The story of Paul Farmer, as told in Mountains Beyond Mountains by Tracy Kidder is extraordinary — not simply because it tells the story of Paul Farmer and the work he has done to improve the health and lives of the poorest of the poor in Haiti and elsewhere, but it is extraordinary in its literary narrative. Kidder takes you inside — not just inside the health clinic that Farmer build in Haiti, or the prison he visited to treat TB in Russia, or the organization he started with Ophelia Dahl and Jim Kim (Partners in Health) but inside the heart and soul of an amazing man, Paul Farmer.
Farmer’s work in Haiti and around the world has changed how medical care is provided to the poor — in developing world countries like Haiti, Rwanda, rural Peru — but also in inner-city Boston. He believes that we should have a preferential option for the poor — the basis of liberation theology (which he teaches more about in his amazing book Pathologies of Power.) He also believes — and practices the idea — that we should listen to the people who need the health care — they hold the key to how to ensure that they get the care they need. Farmer listened to his patients in rural Haiti and upended the idea that they should come to the doctor to get their TB meds – and instead he trained local villagers to take the medication out to those who needed it – increasing “compliance” and also giving neighbors a way to help each other and themselves while living in crushing poverty. It is a beautiful thing — social justice in action.
I have given this book as a gift more times than I can count, and am reluctant to say much more about how great it is — because then some might think it was okay to just read the reviews and not read the book; but no review can capture the importance of this book, and no writer does justice to the excellence that Kidder achieves here.
I had the opportunity to interview Kidder once — here’s an excerpt from the Q&A that was published on Etude (an on-line literary magazine at the University of Oregon in the early 2000s that seems to no longer be on line):
How did you chose Paul Farmer as a topic for this book?
I didn’t really pick him — fate put me in his path. I was doing a story on American soldiers in Haiti, and he showed up at an army outpost. I ran into him a few weeks later when we were on the same flight to Miami and we got to talking. I got so absorbed in the conversation — he was so friendly, so helpful. I saw him one more time after that, and kept in touch — at a distance — although my daughter says that I talked about him quite a bit. I didn’t pursue him for 6 years — though I got to know the outlines of his life well enough to believe it probably would be worth writing about.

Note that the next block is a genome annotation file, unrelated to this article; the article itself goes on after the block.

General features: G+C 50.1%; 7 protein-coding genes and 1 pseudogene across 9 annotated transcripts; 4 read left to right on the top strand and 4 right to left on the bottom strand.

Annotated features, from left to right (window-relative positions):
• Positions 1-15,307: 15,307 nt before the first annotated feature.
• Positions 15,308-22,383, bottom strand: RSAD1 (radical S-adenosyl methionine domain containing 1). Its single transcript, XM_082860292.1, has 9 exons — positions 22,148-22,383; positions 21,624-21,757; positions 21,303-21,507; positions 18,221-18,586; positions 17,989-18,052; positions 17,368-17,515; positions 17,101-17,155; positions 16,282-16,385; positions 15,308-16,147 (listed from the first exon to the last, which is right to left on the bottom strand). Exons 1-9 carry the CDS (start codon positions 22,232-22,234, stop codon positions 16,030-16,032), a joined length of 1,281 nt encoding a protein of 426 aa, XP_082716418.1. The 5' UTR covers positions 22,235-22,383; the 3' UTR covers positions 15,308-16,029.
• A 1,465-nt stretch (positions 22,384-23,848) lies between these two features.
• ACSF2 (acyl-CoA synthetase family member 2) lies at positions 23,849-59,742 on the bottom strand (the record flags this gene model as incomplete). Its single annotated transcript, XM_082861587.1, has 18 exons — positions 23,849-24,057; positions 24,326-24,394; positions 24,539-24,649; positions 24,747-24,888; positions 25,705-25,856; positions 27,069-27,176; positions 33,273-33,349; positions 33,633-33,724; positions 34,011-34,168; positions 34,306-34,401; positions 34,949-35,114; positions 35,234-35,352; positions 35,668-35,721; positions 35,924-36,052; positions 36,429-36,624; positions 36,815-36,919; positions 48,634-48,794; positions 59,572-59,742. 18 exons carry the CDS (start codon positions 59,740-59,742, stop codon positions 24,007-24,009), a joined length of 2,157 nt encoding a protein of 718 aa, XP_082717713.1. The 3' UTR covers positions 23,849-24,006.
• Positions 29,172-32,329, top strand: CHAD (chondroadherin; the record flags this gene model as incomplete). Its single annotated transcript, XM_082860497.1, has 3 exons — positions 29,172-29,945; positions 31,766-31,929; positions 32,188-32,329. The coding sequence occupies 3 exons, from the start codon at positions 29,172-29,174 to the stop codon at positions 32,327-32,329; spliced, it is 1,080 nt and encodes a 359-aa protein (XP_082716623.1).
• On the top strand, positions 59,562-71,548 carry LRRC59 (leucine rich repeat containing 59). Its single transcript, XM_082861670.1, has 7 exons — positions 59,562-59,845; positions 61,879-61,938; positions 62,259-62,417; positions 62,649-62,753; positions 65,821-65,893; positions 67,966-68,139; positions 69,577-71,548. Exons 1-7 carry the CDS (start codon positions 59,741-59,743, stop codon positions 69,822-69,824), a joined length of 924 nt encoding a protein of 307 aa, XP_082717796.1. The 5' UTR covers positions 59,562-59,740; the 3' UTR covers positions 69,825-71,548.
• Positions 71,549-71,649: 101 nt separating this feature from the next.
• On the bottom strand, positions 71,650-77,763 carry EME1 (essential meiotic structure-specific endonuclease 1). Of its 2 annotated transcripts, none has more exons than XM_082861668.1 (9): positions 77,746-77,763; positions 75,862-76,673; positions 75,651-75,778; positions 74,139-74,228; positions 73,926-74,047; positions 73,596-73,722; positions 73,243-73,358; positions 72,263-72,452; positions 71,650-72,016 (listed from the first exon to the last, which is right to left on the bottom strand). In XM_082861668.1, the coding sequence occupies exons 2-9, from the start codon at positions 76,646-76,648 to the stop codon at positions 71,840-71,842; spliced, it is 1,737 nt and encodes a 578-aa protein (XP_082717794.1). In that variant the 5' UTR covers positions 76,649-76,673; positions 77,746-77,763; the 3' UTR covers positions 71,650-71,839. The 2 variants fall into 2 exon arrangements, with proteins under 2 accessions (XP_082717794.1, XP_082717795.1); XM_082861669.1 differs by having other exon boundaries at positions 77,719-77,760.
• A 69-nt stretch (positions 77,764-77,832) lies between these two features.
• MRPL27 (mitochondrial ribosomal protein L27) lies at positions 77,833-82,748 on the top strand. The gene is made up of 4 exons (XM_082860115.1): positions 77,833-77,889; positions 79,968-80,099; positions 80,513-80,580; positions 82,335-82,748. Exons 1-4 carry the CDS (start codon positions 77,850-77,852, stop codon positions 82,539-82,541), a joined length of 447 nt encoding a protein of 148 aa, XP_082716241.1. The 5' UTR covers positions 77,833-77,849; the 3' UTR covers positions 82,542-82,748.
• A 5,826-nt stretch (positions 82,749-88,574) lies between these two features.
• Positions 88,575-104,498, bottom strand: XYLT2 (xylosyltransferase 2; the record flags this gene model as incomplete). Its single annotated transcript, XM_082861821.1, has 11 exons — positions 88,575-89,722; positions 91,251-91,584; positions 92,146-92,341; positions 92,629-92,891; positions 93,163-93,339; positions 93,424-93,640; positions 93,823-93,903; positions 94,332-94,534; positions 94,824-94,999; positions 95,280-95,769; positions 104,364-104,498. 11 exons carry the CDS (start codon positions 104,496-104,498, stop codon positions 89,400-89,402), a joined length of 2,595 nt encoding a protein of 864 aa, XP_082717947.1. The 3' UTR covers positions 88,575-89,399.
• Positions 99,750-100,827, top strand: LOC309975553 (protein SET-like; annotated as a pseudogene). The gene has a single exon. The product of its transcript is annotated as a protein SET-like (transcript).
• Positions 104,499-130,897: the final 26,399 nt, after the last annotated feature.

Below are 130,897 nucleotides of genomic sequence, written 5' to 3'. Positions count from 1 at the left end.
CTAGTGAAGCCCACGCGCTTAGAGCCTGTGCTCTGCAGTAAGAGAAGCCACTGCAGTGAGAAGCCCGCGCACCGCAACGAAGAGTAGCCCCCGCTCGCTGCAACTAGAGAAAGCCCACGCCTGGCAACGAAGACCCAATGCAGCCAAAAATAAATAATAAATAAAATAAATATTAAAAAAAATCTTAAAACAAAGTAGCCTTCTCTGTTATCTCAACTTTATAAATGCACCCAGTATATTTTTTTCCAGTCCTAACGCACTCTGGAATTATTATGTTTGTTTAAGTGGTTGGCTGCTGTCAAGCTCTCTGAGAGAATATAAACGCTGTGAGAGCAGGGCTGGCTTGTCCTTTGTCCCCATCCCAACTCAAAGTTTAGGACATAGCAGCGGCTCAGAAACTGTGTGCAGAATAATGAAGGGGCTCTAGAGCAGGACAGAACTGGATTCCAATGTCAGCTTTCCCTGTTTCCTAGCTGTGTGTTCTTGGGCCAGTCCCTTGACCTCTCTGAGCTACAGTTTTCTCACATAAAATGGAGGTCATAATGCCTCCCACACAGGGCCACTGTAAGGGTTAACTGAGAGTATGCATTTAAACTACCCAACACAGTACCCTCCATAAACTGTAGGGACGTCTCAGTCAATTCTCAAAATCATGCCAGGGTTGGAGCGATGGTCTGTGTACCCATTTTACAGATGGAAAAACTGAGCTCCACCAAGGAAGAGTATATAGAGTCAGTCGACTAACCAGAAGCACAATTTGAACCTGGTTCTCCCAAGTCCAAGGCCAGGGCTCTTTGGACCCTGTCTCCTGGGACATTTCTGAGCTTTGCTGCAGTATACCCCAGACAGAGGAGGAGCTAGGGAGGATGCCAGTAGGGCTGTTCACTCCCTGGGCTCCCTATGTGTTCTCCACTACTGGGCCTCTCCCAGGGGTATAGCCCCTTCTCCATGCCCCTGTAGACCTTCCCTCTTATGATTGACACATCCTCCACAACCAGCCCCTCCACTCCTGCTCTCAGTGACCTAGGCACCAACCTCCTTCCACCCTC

I think I may have been hesitant about the story because Haiti shocked me. I’d been a soldier in Vietnam, but Haiti was so much worse. I’d never seen so much suffering and unnecessary death, and after I got back, I tried to reconcile the fact of Haiti with my very privileged life, which I thought I had earned. I knew if I started following Farmer around, it was going to disturb my life.
Somewhere in the late 90’s, 1999, I started hearing more about Farmer. Just as I say in the book, I heard that he was doing something notable in international health, something to do with tuberculosis. And it seemed to me that I’d waited long enough to try to approach him, and that I’d willfully turned away from a good story. So I did approach him, and he wasn’t eager to be written about. His two closest colleagues, in particular Jim Kim, encouraged him to do so. I think they felt, not so much that it would be good for Partners in Health, but it might be a way for them to get a little more attention, and maybe a way to help them raise more money which they are always in need of.
I traveled with [Farmer] for a month and wrote a profile for the New Yorker (“The Good Doctor” July 10,2000) which I think worked, but I was unsatisfied because there were so many stories yet to tell. So I asked him if he’d give me access to do a book and after some months he said yes.
Has your book had an impact on Farmer’s work?
I don’t really know. But Ophelia Dahl [Partners in Health Executive Director] tells me it that has brought attention, and a lot of fresh inquiries [to Partners in Health.] But unfortunately, a lot of the inquiries haven’t been accompanied by checks. At least not so far. It’s been a lot of people just wanting to volunteer for Partners in Health, but the problem is that PIH is so small that they are really not set up to take on the volunteers.
You do a wonderful job in the book of showing that Farmer is a human being, not a saint – was that difficult?
Thank you. It was clear to me, by the time I started writing –part of it came from a remark by a friend — that the reader would need an “everyman.” I needed someone to acknowledge, first of all, that this guy is for real, and also to acknowledge what anyone less virtuous is bound to feel in the company of someone who is so dedicated.
But built into this work is a kind of distance. It is an inherently unequal transaction because we’re talking and having a conversation about our lives and I’m taking notes and he is not.